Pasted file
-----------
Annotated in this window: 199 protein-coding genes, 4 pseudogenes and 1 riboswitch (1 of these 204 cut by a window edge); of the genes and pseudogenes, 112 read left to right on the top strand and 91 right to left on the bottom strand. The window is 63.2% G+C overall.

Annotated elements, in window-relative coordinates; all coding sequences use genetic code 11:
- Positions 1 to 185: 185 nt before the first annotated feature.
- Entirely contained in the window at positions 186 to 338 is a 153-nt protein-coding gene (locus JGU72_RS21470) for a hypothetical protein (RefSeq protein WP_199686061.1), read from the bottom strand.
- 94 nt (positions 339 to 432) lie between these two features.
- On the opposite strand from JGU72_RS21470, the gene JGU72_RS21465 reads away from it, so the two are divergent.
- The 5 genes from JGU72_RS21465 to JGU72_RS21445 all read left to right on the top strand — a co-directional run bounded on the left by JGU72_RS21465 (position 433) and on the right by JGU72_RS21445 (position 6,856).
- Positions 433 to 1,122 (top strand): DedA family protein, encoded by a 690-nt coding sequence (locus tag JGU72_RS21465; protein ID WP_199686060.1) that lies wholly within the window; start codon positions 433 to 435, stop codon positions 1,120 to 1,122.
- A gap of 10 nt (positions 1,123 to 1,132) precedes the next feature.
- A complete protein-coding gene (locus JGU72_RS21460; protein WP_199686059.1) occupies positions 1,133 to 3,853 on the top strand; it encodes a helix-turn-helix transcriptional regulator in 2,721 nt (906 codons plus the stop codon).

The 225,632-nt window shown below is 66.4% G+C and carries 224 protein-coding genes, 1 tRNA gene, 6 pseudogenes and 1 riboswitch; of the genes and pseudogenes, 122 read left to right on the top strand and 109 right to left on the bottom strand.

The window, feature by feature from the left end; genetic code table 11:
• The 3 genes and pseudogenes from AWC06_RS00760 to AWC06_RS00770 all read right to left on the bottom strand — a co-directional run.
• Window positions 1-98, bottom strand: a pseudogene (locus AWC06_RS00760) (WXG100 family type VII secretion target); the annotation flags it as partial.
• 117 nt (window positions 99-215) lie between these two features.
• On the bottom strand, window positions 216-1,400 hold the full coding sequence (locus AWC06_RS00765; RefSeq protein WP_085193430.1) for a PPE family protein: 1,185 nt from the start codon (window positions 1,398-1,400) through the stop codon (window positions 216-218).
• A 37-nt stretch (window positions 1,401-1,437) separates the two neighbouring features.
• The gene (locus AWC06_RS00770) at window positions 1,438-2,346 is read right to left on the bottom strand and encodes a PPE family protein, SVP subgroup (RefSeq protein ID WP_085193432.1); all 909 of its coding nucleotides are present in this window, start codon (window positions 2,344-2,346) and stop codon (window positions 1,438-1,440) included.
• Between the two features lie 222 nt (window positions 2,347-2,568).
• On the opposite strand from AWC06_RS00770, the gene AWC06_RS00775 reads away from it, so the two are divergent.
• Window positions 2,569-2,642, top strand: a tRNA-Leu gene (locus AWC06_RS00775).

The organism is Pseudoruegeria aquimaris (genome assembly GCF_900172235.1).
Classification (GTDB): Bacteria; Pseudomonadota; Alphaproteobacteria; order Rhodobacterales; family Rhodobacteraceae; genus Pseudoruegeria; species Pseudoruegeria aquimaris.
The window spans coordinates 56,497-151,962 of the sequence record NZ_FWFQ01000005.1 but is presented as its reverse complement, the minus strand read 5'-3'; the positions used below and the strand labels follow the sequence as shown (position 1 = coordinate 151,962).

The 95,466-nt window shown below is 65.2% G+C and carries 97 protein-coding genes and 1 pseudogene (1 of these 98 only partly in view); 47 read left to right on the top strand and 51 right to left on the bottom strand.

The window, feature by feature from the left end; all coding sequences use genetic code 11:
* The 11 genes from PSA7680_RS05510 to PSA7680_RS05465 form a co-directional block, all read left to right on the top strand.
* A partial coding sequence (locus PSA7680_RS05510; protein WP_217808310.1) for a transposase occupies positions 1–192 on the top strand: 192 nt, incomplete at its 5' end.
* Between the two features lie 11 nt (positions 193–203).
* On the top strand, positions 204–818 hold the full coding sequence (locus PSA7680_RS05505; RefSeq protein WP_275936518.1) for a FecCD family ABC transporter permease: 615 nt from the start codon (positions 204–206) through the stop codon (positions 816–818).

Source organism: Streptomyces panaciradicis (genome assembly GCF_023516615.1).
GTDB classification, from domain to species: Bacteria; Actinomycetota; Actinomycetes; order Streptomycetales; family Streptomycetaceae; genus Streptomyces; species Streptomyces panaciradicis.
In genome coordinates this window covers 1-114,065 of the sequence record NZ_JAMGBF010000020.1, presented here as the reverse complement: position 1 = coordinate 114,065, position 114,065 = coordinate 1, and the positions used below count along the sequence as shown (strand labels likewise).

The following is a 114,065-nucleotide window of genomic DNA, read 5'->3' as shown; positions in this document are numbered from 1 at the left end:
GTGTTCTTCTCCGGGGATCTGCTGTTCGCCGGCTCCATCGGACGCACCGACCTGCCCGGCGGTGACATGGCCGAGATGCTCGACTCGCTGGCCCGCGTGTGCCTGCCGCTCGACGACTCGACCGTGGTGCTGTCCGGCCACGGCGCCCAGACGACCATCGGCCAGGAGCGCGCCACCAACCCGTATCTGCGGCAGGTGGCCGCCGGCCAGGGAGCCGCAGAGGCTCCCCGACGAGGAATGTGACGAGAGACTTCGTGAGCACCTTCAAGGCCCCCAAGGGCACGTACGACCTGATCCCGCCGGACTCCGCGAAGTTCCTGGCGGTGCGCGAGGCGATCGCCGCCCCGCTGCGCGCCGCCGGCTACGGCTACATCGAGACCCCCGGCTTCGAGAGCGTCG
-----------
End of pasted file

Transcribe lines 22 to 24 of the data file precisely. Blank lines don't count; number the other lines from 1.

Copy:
The organism is Pseudoruegeria aquimaris (genome assembly GCF_900172235.1).
Classification (GTDB): Bacteria; Pseudomonadota; Alphaproteobacteria; order Rhodobacterales; family Rhodobacteraceae; genus Pseudoruegeria; species Pseudoruegeria aquimaris.
The window spans coordinates 56,497-151,962 of the sequence record NZ_FWFQ01000005.1 but is presented as its reverse complement, the minus strand read 5'-3'; the positions used below and the strand labels follow the sequence as shown (position 1 = coordinate 151,962).